Amanda Smith-Teutsch Dec. 21, 2012, 3:13pm

COLUMBUS, Ohio (Legal Newsline) - With both houses of the Ohio legislature approving HB 380 - a bill that will require plaintiffs in asbestos lawsuits to disclose during civil litigation claims they have filed with asbestos trust funds - legal observers are watching the law's development and implementation with great interest.

"It is a long overdue and very positive first step," Kirk Hartley, of LSP Group LLC and Gnarus Advisors, said. Hartley, an attorney with more than 30 years' experience, has handled asbestos and other product liability claims for defendants, insurance coverage litigation for policyholders, representation of creditors in mass tort Chapter 11 cases, amongst other types of cases.

Called the "Asbestos Transparency Act," the law seeks to prevent what some observers call double-dipping, but what Hartley refers to as exploitation of simultaneous systems of compensation.

"This is about recognizing that there are two different sources of compensation, and putting all of that information on the table," Hartley said.

The law requires plaintiffs in asbestos litigation to reveal claims they've made for compensation from asbestos trust funds. The legislation took the rare step of mandating the disclosure of records that could be part of bankruptcy settlements and agreements, which are normally protected by confidentiality.

"To our understanding (the law) is the first of its kind in the country, but we are hoping additional states adopt comparable laws," said Darren McKinney of the American Tort Reform Association. "With the scandal that is double-dipping in the court systems and in trust funds, a statutory response is the only solution."

Reform of the so-called double dipping phenomenon will most likely occur on the state level, he said.

There has been some activity on the federal level to regulate asbestos-related torts; in April 2012, Rep. Ben Quayle, R-Arizona, introduced the "Furthering Asbestos Claim Transparency" or 'FACT' Act of 2012, which would require quarterly disclosure by asbestos trust funds of all claims, both filed and compensated. While the resolution was reported by committee, action was never taken by the full House of Representatives.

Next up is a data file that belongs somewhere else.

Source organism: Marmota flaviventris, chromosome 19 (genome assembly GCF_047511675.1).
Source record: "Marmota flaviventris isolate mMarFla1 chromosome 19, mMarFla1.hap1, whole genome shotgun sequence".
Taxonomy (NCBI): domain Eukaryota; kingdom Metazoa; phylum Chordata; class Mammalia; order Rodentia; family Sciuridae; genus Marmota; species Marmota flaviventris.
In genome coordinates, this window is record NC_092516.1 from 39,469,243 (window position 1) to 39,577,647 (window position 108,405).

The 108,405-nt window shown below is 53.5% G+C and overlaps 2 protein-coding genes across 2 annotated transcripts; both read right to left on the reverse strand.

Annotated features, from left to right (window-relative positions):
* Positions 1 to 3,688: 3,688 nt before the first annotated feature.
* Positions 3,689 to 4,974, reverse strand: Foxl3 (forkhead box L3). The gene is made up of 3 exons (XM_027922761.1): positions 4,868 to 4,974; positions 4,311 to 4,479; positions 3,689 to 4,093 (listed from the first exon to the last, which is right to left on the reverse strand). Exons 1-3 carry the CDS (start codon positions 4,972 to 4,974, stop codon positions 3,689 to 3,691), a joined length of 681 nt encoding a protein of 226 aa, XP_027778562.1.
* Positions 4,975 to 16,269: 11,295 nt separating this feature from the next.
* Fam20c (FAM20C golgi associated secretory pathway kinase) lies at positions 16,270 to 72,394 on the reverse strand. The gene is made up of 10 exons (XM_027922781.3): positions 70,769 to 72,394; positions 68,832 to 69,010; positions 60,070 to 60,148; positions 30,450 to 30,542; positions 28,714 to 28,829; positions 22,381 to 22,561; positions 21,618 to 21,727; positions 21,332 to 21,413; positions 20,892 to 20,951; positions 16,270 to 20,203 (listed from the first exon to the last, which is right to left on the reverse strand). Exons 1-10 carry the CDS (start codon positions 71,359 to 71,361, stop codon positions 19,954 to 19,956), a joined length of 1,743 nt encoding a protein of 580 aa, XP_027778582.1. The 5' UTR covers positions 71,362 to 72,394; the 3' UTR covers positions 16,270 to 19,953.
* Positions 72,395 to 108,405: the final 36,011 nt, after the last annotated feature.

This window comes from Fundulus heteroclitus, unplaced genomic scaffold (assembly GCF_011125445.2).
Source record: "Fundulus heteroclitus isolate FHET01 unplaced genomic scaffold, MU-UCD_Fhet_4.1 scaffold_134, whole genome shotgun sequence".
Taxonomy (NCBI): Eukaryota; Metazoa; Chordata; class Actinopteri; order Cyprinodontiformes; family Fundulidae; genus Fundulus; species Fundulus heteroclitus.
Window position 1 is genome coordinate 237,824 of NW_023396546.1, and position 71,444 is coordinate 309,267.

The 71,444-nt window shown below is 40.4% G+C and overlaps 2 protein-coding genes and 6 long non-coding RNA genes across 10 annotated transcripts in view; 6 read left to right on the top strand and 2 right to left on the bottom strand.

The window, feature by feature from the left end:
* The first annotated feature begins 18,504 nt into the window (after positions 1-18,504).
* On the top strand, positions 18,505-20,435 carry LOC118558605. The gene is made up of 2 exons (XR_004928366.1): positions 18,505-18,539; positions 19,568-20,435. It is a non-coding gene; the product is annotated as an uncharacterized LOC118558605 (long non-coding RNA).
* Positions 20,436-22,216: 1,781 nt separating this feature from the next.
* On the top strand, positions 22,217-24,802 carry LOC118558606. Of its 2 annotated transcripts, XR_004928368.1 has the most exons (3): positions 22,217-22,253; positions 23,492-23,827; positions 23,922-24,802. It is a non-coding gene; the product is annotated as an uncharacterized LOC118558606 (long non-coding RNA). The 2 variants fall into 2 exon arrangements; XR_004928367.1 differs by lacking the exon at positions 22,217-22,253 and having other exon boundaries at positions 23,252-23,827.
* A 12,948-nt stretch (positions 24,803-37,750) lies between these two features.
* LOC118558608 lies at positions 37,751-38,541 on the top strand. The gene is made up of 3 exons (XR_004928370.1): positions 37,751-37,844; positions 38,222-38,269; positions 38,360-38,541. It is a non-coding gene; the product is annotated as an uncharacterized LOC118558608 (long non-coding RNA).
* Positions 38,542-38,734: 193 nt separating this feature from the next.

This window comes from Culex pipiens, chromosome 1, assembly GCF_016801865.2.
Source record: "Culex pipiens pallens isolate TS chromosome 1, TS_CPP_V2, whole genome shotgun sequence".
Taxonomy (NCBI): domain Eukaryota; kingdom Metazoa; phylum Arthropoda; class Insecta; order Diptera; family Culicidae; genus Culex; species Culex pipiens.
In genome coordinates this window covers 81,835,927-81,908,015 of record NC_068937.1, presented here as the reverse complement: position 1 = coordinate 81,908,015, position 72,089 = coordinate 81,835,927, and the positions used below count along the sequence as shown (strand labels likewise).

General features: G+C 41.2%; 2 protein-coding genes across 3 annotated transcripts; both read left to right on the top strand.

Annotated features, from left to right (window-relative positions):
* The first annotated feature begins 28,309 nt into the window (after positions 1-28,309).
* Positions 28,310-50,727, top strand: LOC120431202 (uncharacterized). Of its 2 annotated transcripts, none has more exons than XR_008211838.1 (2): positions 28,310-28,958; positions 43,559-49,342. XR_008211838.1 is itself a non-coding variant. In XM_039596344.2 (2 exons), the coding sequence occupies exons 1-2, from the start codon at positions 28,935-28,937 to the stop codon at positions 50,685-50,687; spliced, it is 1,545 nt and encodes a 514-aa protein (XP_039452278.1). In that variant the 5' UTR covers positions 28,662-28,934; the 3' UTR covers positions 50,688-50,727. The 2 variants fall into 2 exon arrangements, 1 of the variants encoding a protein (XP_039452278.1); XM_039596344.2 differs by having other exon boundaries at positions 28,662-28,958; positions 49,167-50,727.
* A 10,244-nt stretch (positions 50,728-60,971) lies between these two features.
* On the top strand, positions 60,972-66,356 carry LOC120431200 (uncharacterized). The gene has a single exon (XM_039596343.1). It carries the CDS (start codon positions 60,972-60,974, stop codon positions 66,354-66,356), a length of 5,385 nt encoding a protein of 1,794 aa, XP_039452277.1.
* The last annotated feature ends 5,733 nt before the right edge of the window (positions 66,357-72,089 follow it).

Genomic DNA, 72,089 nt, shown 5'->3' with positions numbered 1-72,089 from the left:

Asbestos litigation has bankrupted 70-80 companies, McKinney said, with more claims filed each year. Asbestos cases are in some states being filed against companies who did not work with asbestos themselves, but are being held liable for the past actions of asbestos-related companies years after the products were marketed. An estimated 60,000 jobs have been lost due to asbestos-related bankruptcies.

"That is not saying anything against people who have legitimately been injured by asbestos," McKinney said. "But so many pending cases are cases where the plaintiff was exposed to asbestos, but cannot allege a demonstrable injury so far."

Ohio has held the position of bellwether for asbestos tort reform before: in 2004, the state enacted legislation that required plaintiffs in asbestos litigation show actual physical injury, a move that resulted in 30,000 cases being dismissed from state court dockets. Legislatures in Florida, Georgia and Texas, soon followed suit in enacting similar legislation, according to a policy briefing published by the Buckeye Institute for Public Policy Solutions.

One state where legislators are expected to take up the mantle of transparency, Hartley said, is Illinois. Madison County and St. Clair County in Illinois account for at least one third of all asbestos claims filed in the nation, a fact the U.S. Chamber Institute for Legal Reform attributes to Illinois' broad venue laws.

Legal Newsline is owned by the U.S. Chamber Institute for Legal Reform.

Illinois State Rep. Dwight Kay (R-Glen Carbon) has said he would introduce a bill modeled after the Ohio legislation.

Hartley said he thinks the Ohio legislation is another step in the slow progression of the reform of the American tort system. Mass litigation is being reformed, slowly and surely, into a system of trust funds for payment of injury claims, he said. He points to the BP Deep Horizon oil drilling rig disaster and the establishment of a trust fund to pay injury claims resulting from the disaster. Such parallel systems only work, however, with full disclosure made of payments received.

"This goes far beyond asbestos," Hartley said.

The requirements set by the bill have the potential to be adapted to other mass-tort environments where non-bankruptcy trusts have been established, Hartley said: Chinese drywall, victims of the Sept. 11 terrorist attacks, breast implants thalidomide and clergy abuse liability trust funds.

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